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Chuck Todd on Administration’s CYA and Mark Pryor’s Doom

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Meet the Press’ Chuck Todd joined me to preview Sunday show and among other things discussed the Administration’s “CYA” approach to Ebola and the doom of Mark Pryor’s re-election campaign:




HH: I’m going to go way out on a limb here and predict that Meet The Press on Sunday will discuss Ebola. Joining me to confirm or deny that is Chuck Todd, host of Meet The Press. Hello, Chuck, how are you?

CT: I’m great. How are you doing?

HH: What do you think? Is Ebola going to come up on Sunday?

CT: Is Ebola going to, yeah, I would say yes. The short answer is yes. And I think that, I tell you, talk about, as usual with this administration, one week too late, finally they sort of bring out the cavalry of trying to reassure the public about what is an issue with Ebola, what should Americans worry about, what shouldn’t they worry about, putting out some agency heads to try to explain what’s going on, what the U.S. response is. I’m wondering where was this ten days ago? Where was this two weeks ago?

HH: Chuck, I don’t know who they’re going to make available to you this weekend, but if Thomas Friedman comes on, he is the least able communicator I’ve seen in a long time. Earlier today, he said to the New York Times I wish we had a situation where we could say the risk is zero, but until we stop the outbreak in Africa, there is no way we can say that. That actually doesn’t communicate anything useful to the public.

CT: No, not at all. And the fact is, you know, look, I think everything I understand about this, everything that our medical team has explained, you know, there’s not a single Ebola case in this country, even rumored one, that isn’t connected to somebody actually having been in the hot zone in West Africa. So I think, though, that this sort of mercurial way that some of these agencies have answered questions, and frankly, it all comes under the umbrella of CYA, right? I mean, what you just described is an attempt by an administration official trying to not get, if somehow there is an Ebola case that does come here that isn’t connected to the hot zone, they don’t want to, I guess, lose their job, right, that that’s their concern, because they didn’t explain it clearly enough. But I think that there is a little bit of a panic, and trust me, I’m sure you’re hearing from folks. I’m hearing from folks that say like geez, you know, could this come over the border? Could people carry it this way? Or why aren’t we stopping people at the airports? And I think people don’t understand the nature of how you contract Ebola and you can’t contract Ebola. But again, the government, look, I think this is a larger credibility issue. I think folks would be giving government the benefit of the doubt if there haven’t been, I could count eight instances in the last eight months where government has fallen down on the job. We can go the VA. The President himself just said his own intelligence folks have let him down on ISIS. We’ve got the IRS and the emails. We’ve got, I mean, I’m leaving out a whole bunch of stuff here. I did the VA. Oh, the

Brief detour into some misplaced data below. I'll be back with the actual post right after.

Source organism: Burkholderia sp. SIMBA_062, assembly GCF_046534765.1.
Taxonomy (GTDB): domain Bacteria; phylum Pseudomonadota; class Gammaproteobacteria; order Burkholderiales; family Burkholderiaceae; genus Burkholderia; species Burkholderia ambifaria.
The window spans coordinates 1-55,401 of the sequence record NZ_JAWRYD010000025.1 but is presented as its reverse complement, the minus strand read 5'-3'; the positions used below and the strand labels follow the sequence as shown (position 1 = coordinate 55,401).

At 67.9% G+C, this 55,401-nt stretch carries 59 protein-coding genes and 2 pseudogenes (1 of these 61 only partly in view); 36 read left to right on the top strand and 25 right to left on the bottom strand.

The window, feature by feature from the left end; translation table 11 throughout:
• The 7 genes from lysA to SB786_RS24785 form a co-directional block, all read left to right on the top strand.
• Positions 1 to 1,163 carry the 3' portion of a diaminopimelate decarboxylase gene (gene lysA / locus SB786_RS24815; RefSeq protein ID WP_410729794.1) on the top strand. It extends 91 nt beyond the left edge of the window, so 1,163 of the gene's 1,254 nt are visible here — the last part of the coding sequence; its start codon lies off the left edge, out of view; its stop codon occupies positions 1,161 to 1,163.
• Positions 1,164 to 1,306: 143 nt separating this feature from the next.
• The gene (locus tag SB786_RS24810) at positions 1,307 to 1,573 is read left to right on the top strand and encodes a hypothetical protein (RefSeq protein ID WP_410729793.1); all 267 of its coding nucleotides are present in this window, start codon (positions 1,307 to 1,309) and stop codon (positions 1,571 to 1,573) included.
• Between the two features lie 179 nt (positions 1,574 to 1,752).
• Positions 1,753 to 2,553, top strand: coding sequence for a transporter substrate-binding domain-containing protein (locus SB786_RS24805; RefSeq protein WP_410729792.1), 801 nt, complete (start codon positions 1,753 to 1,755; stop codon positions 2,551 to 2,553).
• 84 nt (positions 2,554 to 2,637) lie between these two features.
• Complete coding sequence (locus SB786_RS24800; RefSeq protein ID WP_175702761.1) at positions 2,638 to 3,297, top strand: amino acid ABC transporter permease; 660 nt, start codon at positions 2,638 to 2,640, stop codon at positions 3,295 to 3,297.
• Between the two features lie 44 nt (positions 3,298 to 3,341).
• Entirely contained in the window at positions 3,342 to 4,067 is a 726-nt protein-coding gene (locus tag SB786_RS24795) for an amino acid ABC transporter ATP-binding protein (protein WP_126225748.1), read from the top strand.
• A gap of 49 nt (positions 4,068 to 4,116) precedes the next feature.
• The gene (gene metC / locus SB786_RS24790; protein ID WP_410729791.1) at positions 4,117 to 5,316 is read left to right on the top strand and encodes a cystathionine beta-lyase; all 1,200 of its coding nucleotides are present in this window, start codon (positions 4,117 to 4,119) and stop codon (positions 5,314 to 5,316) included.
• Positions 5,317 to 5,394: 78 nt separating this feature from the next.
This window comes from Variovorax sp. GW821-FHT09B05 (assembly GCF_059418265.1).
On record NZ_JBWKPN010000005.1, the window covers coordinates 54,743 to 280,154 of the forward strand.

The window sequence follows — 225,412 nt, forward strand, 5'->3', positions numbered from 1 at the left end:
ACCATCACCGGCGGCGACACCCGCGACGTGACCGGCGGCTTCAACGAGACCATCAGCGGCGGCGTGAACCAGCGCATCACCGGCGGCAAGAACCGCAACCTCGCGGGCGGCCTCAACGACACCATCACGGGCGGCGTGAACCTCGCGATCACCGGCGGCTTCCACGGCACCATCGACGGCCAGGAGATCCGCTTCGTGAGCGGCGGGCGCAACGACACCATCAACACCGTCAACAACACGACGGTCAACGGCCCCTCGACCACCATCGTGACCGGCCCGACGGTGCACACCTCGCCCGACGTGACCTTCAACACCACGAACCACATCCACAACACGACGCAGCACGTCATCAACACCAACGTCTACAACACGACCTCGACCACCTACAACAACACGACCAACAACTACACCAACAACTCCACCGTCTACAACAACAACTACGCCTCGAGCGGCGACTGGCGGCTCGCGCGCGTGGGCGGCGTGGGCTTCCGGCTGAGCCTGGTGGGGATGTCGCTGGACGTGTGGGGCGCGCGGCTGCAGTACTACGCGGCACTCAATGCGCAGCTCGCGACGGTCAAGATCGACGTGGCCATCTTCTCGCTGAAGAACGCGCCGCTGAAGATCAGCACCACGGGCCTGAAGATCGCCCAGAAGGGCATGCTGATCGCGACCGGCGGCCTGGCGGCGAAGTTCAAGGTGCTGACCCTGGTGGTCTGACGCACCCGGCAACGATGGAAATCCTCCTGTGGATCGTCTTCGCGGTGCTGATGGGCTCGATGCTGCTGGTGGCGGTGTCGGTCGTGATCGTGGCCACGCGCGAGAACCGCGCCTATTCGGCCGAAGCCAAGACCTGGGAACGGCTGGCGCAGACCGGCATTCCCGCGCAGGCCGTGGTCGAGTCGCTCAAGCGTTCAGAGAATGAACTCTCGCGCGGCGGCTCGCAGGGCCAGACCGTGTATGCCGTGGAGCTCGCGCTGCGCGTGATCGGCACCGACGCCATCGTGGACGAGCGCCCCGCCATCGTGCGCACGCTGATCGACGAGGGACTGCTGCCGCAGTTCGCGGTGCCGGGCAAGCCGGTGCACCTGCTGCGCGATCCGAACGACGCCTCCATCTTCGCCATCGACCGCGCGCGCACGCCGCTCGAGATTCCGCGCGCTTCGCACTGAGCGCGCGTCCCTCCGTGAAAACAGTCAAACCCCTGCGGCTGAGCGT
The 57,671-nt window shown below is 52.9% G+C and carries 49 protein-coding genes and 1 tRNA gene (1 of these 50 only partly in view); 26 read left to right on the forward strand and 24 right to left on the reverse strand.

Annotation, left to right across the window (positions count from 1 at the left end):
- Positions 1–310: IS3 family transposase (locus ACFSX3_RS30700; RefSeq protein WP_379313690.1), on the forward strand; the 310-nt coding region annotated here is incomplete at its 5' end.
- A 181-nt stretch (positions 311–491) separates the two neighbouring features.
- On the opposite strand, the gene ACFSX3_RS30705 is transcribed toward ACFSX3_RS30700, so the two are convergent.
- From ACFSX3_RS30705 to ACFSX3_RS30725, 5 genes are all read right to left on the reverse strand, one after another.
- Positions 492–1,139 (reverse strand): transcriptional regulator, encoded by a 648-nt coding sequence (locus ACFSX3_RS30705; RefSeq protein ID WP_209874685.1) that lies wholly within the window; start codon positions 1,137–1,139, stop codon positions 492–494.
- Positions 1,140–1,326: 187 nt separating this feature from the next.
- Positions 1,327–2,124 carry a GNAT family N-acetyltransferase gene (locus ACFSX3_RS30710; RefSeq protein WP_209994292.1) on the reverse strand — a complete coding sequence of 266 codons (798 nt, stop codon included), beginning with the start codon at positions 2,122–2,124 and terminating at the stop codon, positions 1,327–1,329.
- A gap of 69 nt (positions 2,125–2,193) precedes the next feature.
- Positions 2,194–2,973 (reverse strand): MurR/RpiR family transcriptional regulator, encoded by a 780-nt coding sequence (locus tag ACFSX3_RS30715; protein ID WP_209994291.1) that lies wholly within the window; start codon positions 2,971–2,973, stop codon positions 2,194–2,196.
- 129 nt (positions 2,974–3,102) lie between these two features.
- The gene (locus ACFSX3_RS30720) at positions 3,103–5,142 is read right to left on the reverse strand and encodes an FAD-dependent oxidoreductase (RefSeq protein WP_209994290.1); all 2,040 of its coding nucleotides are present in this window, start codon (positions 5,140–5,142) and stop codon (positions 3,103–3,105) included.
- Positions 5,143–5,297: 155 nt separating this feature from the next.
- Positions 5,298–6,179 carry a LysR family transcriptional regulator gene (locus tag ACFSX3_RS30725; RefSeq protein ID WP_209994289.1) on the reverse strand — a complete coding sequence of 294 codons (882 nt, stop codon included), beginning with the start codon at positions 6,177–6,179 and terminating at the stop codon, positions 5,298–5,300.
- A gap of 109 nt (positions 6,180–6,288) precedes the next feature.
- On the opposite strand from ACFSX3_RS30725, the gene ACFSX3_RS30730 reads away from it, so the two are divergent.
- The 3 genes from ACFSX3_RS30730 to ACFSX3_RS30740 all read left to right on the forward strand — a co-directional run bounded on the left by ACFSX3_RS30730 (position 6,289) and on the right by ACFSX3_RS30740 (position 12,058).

HH: The IRS, you know…

CT: IRS, you could go right down the line here, and sit there, and you’re just, it’s no wonder to me, actually, I think, if the public is sitting there going yeah, trust us? We’re a little skeptical here, because every time you assure us of something, something seems to slip through the cracks. Oh, wait, we forgot about the Secret Service.

HH: Yeah, that’s right, and how can we forget? You just, in the segment before you, Brian Wesbury, very accomplished economist, very respected commentary on the markets…

CT: Yeah.

HH: …said he’s lost trust in the ability of any government in the world to persuade him that they’re telling the truth. Yesterday on this program, Kirsten Powers, she’s a liberal. She’s Clinton’s communications team, said that Obama’s been a huge disappointment, he’s not even in the same universe of competence as Bill Clinton. And then just about an hour ago, the Pentagon announced that they’re doubling the number of troops being deployed to Africa. What does that last fact tell you, Chuck Todd?

CT: Well look, the last fact tells me that they are, that the outbreak in Africa is not under control, okay?

HH: Yup.